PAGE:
Girl holding a box vape while exhaling vapor on a cold day.

While vaping can serve as an alternative to cigarette smoking, it still poses inherent risks, especially for young adults. Most vape products contain nicotine, the same highly addictive chemical found in cigarettes.

Some ingredients in vape oils like propylene glycol, glycerol and heavy metal particles can damage the lining of your lungs. Given the outbreak of lung disease in the U.S. last year and the current threat of respiratory illness from COVID-19, vapes should be used with caution.

If you choose to vape, here are 5 things you should know:


1: Labels are important

While most vape oils contain nicotine, there are a number of options available that are nicotine-free. These can be a better alternative for those who vape but want to avoid the addictive effects. If you do choose to use nicotine-based products, look for lower-dose options (1.5-3 mg). Opting for lower nicotine levels can help to satisfy cravings without overloading your system.


2: Not all vapes are equal

Dosage matters, but the device you use is just as important. Power (wattage) can vary from device to device. Knowing the wattage of your device can help you make better decisions around dosage. High-powered devices (20+ watts), should be used with low dose oils (less than 3 mg) in order to reduce adverse side effects.


3: Everyone has different limits

It’s important to know your limits when it comes to nicotine, especially if you are new to nicotine. Your tolerance may not be as high as those that use more regularly, so start slow. Consuming too much nicotine can cause negative side effects, including:

  • Nausea, vomiting, diarrhea or stomach ache
  • Eye irritation
  • Headaches
  • Anxiety and restlessness
  • Sweating

  • Confusion
  • Difficulty breathing
  • Tremors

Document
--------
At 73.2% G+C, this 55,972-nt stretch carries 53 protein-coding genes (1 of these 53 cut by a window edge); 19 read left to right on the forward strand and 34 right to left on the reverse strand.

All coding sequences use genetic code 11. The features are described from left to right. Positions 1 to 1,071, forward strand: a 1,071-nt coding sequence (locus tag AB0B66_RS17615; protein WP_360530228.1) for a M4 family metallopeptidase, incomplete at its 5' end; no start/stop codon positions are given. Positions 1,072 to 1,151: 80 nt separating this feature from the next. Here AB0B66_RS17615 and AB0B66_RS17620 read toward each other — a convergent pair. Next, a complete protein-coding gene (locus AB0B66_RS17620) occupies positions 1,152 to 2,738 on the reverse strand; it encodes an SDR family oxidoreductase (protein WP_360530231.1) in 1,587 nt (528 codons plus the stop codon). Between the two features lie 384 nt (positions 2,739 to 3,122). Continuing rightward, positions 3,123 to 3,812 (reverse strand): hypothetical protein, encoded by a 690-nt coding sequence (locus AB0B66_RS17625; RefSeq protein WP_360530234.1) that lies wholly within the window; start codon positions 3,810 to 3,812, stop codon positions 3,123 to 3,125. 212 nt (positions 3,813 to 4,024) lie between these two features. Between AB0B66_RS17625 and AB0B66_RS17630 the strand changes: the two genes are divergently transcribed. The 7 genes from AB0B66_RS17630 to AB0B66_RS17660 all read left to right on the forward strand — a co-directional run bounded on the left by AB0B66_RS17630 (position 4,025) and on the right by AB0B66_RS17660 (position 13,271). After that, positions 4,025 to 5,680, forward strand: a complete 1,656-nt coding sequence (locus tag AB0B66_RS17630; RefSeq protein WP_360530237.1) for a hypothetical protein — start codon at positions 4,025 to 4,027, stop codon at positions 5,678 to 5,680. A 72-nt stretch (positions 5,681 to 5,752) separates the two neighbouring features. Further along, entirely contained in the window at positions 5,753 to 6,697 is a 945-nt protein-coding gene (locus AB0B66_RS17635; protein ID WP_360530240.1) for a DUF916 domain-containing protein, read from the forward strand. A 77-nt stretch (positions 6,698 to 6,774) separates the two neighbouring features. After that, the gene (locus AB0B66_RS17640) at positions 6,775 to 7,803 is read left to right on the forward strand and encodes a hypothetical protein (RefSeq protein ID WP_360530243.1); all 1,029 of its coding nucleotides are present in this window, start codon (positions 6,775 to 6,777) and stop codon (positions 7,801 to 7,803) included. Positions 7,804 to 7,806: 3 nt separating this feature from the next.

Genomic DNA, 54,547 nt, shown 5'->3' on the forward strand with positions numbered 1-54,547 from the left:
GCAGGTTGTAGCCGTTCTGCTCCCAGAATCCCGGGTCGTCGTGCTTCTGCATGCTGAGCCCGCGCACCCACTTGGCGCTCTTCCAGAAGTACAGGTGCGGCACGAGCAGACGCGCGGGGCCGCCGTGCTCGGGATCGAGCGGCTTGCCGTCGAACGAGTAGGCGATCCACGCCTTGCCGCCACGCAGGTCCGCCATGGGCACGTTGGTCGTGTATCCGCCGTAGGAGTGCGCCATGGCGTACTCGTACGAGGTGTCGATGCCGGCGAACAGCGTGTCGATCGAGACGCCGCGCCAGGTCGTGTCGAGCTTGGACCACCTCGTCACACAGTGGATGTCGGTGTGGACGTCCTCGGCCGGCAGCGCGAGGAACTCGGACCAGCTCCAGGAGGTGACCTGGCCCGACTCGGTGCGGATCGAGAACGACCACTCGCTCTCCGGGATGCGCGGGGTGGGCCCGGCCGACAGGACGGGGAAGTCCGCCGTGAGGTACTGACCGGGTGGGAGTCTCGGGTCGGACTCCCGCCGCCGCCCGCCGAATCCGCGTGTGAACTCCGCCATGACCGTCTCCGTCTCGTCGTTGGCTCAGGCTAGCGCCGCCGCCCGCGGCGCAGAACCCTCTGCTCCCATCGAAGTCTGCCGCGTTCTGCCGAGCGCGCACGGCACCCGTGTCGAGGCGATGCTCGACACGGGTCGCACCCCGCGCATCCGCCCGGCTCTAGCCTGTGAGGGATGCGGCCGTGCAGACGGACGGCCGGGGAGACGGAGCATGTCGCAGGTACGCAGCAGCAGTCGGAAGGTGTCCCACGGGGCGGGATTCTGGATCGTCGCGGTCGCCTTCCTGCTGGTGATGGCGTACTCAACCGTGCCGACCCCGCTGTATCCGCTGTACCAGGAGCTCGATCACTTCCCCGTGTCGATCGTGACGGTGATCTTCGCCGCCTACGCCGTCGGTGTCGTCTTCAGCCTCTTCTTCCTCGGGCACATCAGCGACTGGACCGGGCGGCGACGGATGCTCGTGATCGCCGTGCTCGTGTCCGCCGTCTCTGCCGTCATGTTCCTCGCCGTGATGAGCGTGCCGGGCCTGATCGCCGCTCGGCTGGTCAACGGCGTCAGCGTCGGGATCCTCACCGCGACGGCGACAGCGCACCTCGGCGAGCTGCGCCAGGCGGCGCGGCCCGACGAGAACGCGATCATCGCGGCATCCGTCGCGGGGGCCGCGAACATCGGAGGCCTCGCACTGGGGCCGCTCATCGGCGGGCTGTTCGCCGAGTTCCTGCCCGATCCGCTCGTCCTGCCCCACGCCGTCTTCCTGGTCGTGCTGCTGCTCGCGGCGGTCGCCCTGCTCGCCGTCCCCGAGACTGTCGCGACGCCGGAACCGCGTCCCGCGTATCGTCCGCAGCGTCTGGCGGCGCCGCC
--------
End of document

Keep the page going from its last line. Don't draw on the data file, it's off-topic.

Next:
• Seizures

If you experience any of these symptoms within the first 15-60 minutes of vaping, call the Poison Control Center at 800-222-1222, and follow-up with your healthcare provider.

You may also want to consider reducing how often and how much you vape, which can reduce the chances of unwanted health consequences. If you’re a regular smoker or tobacco user, consider lowering your nicotine dose by at least one level when vaping.


4: Sharing isn’t caring

Sharing isn’t caring, especially during a pandemic. Not only are you at risk of spreading the virus, but it can also expose you to a number of other diseases like the cold, flu, mono or meningitis, which can all be transferred from person to person through saliva. Sharing with friends may also mean you’re getting higher doses of nicotine than you’re used to. Keep yourself healthy and safe by using your own vape and keeping it clean.


5: Vape products require special disposal

Did you know vape products are considered hazardous materials and should never be thrown away in normal trash or recycling bins? Devices, pods and batteries can be disposed of in designated drop boxes. Drop boxes are available in the Health Promotion office on the 3rd floor of Wardenburg Health Center and at the West Boulder Recycling Center on 63rd Street.

If you’re looking to quit, CU Boulder has resources to help. Health Promotion offers a free nicotine cessation program for students. The program includes free quit kits, consultations and tips for overcoming cravings. Call 303-492-2937 to schedule an appointment.

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